Sunday, August 30, 2009

Movie Review: Chocolate

Just to make sure we're starting on the same movie, there's an "e" at the end of that name, meaning this is a Thai martial arts movie, not a French romance movie. I haven't seen a lot of Thai movies - I think so far I've been limited to the sensational Tony Jaa in Ong Bak and The Protector. Both were quite entertaining though, and Netflix used their fancy algorithm to predict that I'd really like this one too, so I had high hopes. Fortunately, I was not disappointed.

I will go ahead and say that this is a martial arts movie first and foremost, and if you don't enjoy the genre this one isn't going to have the wider appeal of some of the more beautifully-shot imports like Crouching Tiger, Hidden Dragon or Hero. However, if you're like me and can watch a martial arts movie the same way as a ballet, then this movie certainly delivers.

Like most martial arts movies, the plot is inconsequential and contrived to lead to a series of increasingly improbable but awesome fight locales. In this case, we have an autistic girl with a goofy but well-meaning friend and a sick mother who was previously involved in organized crime. The girl is fairly low functioning, with the exception that she can pick up martial arts moves by watching kung fu movies. The premise probably would have felt somewhat exploitative (especially in a certain autistic kid vs. autistic kid brawl) if it wasn't for a heart-felt message at the opening of the movie dedicating itself to "the special children of the world". I decided to give it the benefit of the doubt. In any case, the plot was serviceable, slightly more interesting than a Jackie Chan movie, but nothing to write home about.

As expected, where this movie really shines is in the whole kicking-the-crap-out-of-people department. I don't feel qualified to judge the 24 year old actress on her autism portrayal, but she does a bang-up job on the crap-kicking. The choreography puts American action movies to shame, featuring longer uncut sequences and some very clever interactions with the environment. It's not quite as funny or over the top as a Jackie Chan flick, but in this case it worked well because it felt slightly more realistic and gritty while still being completely insane.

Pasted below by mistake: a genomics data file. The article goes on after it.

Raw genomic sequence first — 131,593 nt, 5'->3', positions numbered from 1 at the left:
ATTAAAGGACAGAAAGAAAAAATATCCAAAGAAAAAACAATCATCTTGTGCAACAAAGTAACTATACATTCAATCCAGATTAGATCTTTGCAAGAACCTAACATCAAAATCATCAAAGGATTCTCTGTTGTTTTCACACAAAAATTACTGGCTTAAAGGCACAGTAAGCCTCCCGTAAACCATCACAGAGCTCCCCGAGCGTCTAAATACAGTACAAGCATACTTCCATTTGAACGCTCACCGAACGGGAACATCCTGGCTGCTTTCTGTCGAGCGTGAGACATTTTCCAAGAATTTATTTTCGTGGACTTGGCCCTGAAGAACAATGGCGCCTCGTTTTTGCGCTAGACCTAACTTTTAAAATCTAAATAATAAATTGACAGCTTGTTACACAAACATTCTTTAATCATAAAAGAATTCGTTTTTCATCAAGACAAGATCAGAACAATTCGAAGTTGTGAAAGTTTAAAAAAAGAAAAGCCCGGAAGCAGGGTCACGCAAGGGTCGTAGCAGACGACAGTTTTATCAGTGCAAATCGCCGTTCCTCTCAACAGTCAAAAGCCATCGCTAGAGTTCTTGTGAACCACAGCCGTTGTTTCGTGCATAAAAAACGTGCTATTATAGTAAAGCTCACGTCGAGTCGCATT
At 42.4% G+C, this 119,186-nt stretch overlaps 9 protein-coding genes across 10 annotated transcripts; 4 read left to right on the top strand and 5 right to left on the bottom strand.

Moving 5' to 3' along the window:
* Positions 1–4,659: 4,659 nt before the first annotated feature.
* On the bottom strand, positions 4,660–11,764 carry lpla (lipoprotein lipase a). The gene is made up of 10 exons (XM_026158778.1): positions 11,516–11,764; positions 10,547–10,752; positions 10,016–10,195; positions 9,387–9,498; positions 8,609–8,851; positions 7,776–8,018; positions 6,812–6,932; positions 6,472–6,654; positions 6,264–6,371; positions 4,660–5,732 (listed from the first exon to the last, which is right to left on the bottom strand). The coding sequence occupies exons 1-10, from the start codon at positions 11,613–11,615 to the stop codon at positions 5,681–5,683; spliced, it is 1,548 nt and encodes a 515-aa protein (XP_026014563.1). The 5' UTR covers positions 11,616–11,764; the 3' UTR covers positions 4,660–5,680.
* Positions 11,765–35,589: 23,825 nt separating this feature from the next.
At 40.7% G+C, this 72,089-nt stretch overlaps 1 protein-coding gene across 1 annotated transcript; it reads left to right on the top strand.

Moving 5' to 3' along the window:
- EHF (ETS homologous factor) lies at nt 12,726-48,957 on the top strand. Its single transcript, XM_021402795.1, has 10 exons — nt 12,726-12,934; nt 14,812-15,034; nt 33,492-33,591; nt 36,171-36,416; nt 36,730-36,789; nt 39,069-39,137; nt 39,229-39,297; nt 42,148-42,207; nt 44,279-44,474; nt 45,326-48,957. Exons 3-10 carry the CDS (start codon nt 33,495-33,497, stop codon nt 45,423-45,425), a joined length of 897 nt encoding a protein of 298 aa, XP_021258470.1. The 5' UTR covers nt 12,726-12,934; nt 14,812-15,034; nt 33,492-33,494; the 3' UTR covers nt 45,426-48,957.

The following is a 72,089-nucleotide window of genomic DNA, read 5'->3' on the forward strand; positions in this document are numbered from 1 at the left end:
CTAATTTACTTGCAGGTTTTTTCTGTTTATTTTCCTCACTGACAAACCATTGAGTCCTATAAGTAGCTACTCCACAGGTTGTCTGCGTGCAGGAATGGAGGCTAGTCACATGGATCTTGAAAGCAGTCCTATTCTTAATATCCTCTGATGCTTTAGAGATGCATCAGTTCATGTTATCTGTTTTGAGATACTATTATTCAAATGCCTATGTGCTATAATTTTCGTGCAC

Watching this movie, along with Tony Jaa's films, has made one thing very clear: Thailand has the best, and absolutely craziest, stunt teams in the world. The stuff these guys do with few (or perhaps no) wires or CG effects is absolutely amazing. In fact, in true Jackie Chan style, we're "treated" to a montage of outtakes at the end of the movie. Honestly, this sequence made the rest of the movie somewhat disturbing when as you begin to realize how many people were injured (at least one ended up with a neck brace and was hospitalized I hear) during the filming of this movie. I hope these guys are paid well, because they produced an incredible product and really put their blood, sweat, and tears into it. Except the tears part. There's no crying in Thai martial arts movies.

Reflecting back on the movie, I really genuinely enjoyed it and would watch it again. I give it an enthusiastic 8/10, though with the asterisk that it really is a movie for people who enjoy martial arts movies. If you were unimpressed with The Protector and didn't love Legend of Drunken Master then you might as well skip out on this one too.

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